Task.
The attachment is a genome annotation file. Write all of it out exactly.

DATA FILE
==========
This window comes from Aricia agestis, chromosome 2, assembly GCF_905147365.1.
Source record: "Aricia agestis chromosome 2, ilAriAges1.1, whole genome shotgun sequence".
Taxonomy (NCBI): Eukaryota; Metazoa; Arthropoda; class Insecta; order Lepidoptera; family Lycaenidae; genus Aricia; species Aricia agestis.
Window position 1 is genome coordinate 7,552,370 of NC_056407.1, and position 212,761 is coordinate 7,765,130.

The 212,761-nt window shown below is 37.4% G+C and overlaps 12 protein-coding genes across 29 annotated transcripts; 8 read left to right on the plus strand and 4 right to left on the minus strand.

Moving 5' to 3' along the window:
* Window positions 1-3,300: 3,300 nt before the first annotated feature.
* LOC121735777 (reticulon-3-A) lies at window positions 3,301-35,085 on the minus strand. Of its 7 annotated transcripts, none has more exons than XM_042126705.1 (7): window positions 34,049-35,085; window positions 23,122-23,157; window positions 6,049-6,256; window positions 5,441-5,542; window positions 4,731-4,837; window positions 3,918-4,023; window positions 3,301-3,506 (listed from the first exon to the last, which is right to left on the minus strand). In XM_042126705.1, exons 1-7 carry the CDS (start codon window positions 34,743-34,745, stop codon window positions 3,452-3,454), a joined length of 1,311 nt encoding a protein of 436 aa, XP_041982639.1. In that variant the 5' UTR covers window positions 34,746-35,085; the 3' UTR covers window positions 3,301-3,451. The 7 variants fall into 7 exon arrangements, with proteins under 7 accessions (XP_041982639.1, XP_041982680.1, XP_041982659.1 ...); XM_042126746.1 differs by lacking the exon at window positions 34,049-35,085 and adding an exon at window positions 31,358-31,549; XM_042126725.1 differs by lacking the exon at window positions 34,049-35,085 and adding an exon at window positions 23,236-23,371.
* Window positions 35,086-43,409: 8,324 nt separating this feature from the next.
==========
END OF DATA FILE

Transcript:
This window comes from Aricia agestis, chromosome 2, assembly GCF_905147365.1.
Source record: "Aricia agestis chromosome 2, ilAriAges1.1, whole genome shotgun sequence".
Taxonomy (NCBI): Eukaryota; Metazoa; Arthropoda; class Insecta; order Lepidoptera; family Lycaenidae; genus Aricia; species Aricia agestis.
Window position 1 is genome coordinate 7,552,370 of NC_056407.1, and position 212,761 is coordinate 7,765,130.

The 212,761-nt window shown below is 37.4% G+C and overlaps 12 protein-coding genes across 29 annotated transcripts; 8 read left to right on the plus strand and 4 right to left on the minus strand.

Moving 5' to 3' along the window:
* Window positions 1-3,300: 3,300 nt before the first annotated feature.
* LOC121735777 (reticulon-3-A) lies at window positions 3,301-35,085 on the minus strand. Of its 7 annotated transcripts, none has more exons than XM_042126705.1 (7): window positions 34,049-35,085; window positions 23,122-23,157; window positions 6,049-6,256; window positions 5,441-5,542; window positions 4,731-4,837; window positions 3,918-4,023; window positions 3,301-3,506 (listed from the first exon to the last, which is right to left on the minus strand). In XM_042126705.1, exons 1-7 carry the CDS (start codon window positions 34,743-34,745, stop codon window positions 3,452-3,454), a joined length of 1,311 nt encoding a protein of 436 aa, XP_041982639.1. In that variant the 5' UTR covers window positions 34,746-35,085; the 3' UTR covers window positions 3,301-3,451. The 7 variants fall into 7 exon arrangements, with proteins under 7 accessions (XP_041982639.1, XP_041982680.1, XP_041982659.1 ...); XM_042126746.1 differs by lacking the exon at window positions 34,049-35,085 and adding an exon at window positions 31,358-31,549; XM_042126725.1 differs by lacking the exon at window positions 34,049-35,085 and adding an exon at window positions 23,236-23,371.
* Window positions 35,086-43,409: 8,324 nt separating this feature from the next.